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Robust Ordering of Sparse Matrices using Multisection
 Department of Computer Science, York University
, 1996
"... In this paper we provide a robust reordering scheme for sparse matrices. The scheme relies on the notion of multisection, a generalization of bisection. The reordering strategy is demonstrated to have consistently good performance in terms of fill reduction when compared with multiple minimum degree ..."
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Cited by 46 (2 self)
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In this paper we provide a robust reordering scheme for sparse matrices. The scheme relies on the notion of multisection, a generalization of bisection. The reordering strategy is demonstrated to have consistently good performance in terms of fill reduction when compared with multiple minimum degree and generalized nested dissection. Experimental results show that by using multisection, we obtain an ordering which is consistently as good as or better than both for a wide spectrum of sparse problems. 1 Introduction It is well recognized that finding a fillreducing ordering is crucial in the success of the numerical solution of sparse linear systems. For symmetric positivedefinite systems, the minimum degree [38] and the nested dissection [11] orderings are perhaps the most popular ordering schemes. They represent two opposite approaches to the ordering problem. However, they share a common undesirable characteristic. Both schemes produce generally good orderings, but the ordering qua...
The Generic Graph Component Library
, 1999
"... In this paper we present the Generic Graph Component Library (GGCL), a generic programming framework for graph data structures and graph algorithms. Following the theme of the Standard Template Library (STL), the graph algorithms in GGCL do not depend on the particular data structures upon which the ..."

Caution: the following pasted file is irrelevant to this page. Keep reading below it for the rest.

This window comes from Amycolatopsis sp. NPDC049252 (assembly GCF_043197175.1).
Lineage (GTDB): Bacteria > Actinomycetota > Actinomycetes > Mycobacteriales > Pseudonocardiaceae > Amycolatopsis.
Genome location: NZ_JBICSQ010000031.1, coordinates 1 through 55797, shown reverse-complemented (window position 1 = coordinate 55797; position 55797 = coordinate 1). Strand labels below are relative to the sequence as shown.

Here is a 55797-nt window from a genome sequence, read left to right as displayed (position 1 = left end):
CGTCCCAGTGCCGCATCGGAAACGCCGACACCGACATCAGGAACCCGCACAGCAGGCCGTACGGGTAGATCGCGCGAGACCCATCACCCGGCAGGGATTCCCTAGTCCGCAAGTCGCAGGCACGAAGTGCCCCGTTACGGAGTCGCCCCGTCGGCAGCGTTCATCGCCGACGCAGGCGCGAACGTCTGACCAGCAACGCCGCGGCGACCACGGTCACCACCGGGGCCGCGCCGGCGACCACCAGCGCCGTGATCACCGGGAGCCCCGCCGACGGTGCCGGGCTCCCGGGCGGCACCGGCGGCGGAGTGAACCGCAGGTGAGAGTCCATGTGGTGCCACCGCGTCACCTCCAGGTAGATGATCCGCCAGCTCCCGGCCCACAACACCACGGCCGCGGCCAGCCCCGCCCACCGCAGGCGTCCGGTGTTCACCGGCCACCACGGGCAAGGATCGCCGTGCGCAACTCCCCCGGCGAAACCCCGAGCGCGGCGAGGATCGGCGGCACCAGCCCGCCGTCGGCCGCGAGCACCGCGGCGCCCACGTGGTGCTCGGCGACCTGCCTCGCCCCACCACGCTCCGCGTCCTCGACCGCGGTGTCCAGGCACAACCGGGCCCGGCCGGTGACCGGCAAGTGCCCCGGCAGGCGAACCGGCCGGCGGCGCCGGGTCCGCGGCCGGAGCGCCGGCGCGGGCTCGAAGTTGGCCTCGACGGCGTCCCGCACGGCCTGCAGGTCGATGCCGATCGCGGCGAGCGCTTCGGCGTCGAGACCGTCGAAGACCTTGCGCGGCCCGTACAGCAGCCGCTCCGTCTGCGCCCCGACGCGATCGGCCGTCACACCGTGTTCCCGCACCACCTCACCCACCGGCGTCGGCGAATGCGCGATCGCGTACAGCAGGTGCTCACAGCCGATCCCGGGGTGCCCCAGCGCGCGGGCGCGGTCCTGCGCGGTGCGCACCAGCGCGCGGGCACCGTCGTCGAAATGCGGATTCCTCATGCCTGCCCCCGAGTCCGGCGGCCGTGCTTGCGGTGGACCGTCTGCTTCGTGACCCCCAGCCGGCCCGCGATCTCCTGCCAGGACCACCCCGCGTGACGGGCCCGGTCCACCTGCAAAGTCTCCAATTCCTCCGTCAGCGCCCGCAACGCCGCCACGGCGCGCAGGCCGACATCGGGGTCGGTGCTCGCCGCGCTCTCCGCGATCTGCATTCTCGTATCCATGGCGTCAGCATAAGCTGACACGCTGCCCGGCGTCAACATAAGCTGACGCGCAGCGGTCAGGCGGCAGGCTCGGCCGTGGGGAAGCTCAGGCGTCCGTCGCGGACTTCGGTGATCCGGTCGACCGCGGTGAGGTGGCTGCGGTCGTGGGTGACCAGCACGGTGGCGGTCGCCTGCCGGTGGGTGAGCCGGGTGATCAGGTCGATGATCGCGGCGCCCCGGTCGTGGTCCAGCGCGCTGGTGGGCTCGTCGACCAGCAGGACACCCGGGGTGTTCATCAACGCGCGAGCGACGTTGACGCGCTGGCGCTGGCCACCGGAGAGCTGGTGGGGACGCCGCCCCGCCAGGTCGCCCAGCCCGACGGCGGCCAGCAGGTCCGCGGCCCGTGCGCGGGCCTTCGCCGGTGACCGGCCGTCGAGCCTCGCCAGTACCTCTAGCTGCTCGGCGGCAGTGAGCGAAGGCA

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Cited by 24 (5 self)
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In this paper we present the Generic Graph Component Library (GGCL), a generic programming framework for graph data structures and graph algorithms. Following the theme of the Standard Template Library (STL), the graph algorithms in GGCL do not depend on the particular data structures upon which they operate, meaning a single algorithm can operate on arbitrary concrete representations of graphs. To attain this type of flexibility for graph data structures, which are more complicated than the containers in STL, we introduce several concepts to form the generic interface between the algorithms and the data structures, namely, Ve r ex, Edge, Visitor, andDecorator. We describe the principal abstractions comprising the GGCL, the algorithms and data structures that it provides, and provide examples that demonstrate the use of GGCL to implement some common graph algorithms. Performance results are presented which demonstrate that the use of novel lightweight implementation techniques and stat...